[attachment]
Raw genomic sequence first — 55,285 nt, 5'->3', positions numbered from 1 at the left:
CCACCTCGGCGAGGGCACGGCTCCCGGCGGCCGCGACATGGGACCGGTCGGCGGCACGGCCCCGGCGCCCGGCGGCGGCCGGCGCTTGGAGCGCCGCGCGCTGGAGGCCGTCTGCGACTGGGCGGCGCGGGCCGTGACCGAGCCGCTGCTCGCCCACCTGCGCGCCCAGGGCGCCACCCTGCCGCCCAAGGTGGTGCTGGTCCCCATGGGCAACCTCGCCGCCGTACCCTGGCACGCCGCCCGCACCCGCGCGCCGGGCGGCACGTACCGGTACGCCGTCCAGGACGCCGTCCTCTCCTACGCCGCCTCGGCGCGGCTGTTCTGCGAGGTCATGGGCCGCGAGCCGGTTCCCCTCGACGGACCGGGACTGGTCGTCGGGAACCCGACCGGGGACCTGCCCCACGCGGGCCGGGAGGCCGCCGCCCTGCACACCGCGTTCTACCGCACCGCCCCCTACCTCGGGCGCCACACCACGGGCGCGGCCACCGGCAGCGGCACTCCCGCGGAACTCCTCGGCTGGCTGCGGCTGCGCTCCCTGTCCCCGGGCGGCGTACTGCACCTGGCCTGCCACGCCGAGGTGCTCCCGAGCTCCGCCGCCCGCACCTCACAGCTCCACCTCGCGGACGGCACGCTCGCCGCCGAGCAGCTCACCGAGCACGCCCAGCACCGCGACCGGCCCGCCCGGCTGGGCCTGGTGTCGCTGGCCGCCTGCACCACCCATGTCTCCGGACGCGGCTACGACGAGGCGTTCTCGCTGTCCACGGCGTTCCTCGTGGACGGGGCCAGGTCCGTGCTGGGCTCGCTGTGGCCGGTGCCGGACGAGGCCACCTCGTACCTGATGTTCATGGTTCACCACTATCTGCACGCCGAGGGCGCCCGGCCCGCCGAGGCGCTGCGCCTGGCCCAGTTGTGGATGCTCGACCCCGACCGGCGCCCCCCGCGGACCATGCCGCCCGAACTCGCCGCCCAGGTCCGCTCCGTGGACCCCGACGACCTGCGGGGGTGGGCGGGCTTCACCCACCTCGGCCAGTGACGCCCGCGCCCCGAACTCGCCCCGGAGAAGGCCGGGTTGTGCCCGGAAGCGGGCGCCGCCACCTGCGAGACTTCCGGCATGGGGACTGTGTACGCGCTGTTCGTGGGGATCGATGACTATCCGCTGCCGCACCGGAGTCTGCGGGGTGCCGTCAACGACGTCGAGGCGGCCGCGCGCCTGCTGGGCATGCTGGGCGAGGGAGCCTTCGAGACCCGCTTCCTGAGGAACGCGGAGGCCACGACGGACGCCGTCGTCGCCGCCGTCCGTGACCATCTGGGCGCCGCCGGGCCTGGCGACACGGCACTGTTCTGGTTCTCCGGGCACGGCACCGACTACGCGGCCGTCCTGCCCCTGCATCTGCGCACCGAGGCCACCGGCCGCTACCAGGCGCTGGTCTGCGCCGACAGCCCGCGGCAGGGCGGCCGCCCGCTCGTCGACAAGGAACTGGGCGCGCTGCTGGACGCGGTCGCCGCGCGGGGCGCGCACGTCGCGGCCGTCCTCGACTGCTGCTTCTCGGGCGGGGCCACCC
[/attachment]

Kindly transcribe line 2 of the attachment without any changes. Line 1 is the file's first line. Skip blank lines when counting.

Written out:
CCACCTCGGCGAGGGCACGGCTCCCGGCGGCCGCGACATGGGACCGGTCGGCGGCACGGCCCCGGCGCCCGGCGGCGGCCGGCGCTTGGAGCGCCGCGCGCTGGAGGCCGTCTGCGACTGGGCGGCGCGGGCCGTGACCGAGCCGCTGCTCGCCCACCTGCGCGCCCAGGGCGCCACCCTGCCGCCCAAGGTGGTGCTGGTCCCCATGGGCAACCTCGCCGCCGTACCCTGGCACGCCGCCCGCACCCGCGCGCCGGGCGGCACGTACCGGTACGCCGTCCAGGACGCCGTCCTCTCCTACGCCGCCTCGGCGCGGCTGTTCTGCGAGGTCATGGGCCGCGAGCCGGTTCCCCTCGACGGACCGGGACTGGTCGTCGGGAACCCGACCGGGGACCTGCCCCACGCGGGCCGGGAGGCCGCCGCCCTGCACACCGCGTTCTACCGCACCGCCCCCTACCTCGGGCGCCACACCACGGGCGCGGCCACCGGCAGCGGCACTCCCGCGGAACTCCTCGGCTGGCTGCGGCTGCGCTCCCTGTCCCCGGGCGGCGTACTGCACCTGGCCTGCCACGCCGAGGTGCTCCCGAGCTCCGCCGCCCGCACCTCACAGCTCCACCTCGCGGACGGCACGCTCGCCGCCGAGCAGCTCACCGAGCACGCCCAGCACCGCGACCGGCCCGCCCGGCTGGGCCTGGTGTCGCTGGCCGCCTGCACCACCCATGTCTCCGGACGCGGCTACGACGAGGCGTTCTCGCTGTCCACGGCGTTCCTCGTGGACGGGGCCAGGTCCGTGCTGGGCTCGCTGTGGCCGGTGCCGGACGAGGCCACCTCGTACCTGATGTTCATGGTTCACCACTATCTGCACGCCGAGGGCGCCCGGCCCGCCGAGGCGCTGCGCCTGGCCCAGTTGTGGATGCTCGACCCCGACCGGCGCCCCCCGCGGACCATGCCGCCCGAACTCGCCGCCCAGGTCCGCTCCGTGGACCCCGACGACCTGCGGGGGTGGGCGGGCTTCACCCACCTCGGCCAGTGACGCCCGCGCCCCGAACTCGCCCCGGAGAAGGCCGGGTTGTGCCCGGAAGCGGGCGCCGCCACCTGCGAGACTTCCGGCATGGGGACTGTGTACGCGCTGTTCGTGGGGATCGATGACTATCCGCTGCCGCACCGGAGTCTGCGGGGTGCCGTCAACGACGTCGAGGCGGCCGCGCGCCTGCTGGGCATGCTGGGCGAGGGAGCCTTCGAGACCCGCTTCCTGAGGAACGCGGAGGCCACGACGGACGCCGTCGTCGCCGCCGTCCGTGACCATCTGGGCGCCGCCGGGCCTGGCGACACGGCACTGTTCTGGTTCTCCGGGCACGGCACCGACTACGCGGCCGTCCTGCCCCTGCATCTGCGCACCGAGGCCACCGGCCGCTACCAGGCGCTGGTCTGCGCCGACAGCCCGCGGCAGGGCGGCCGCCCGCTCGTCGACAAGGAACTGGGCGCGCTGCTGGACGCGGTCGCCGCGCGGGGCGCGCACGTCGCGGCCGTCCTCGACTGCTGCTTCTCGGGCGGGGCCACCC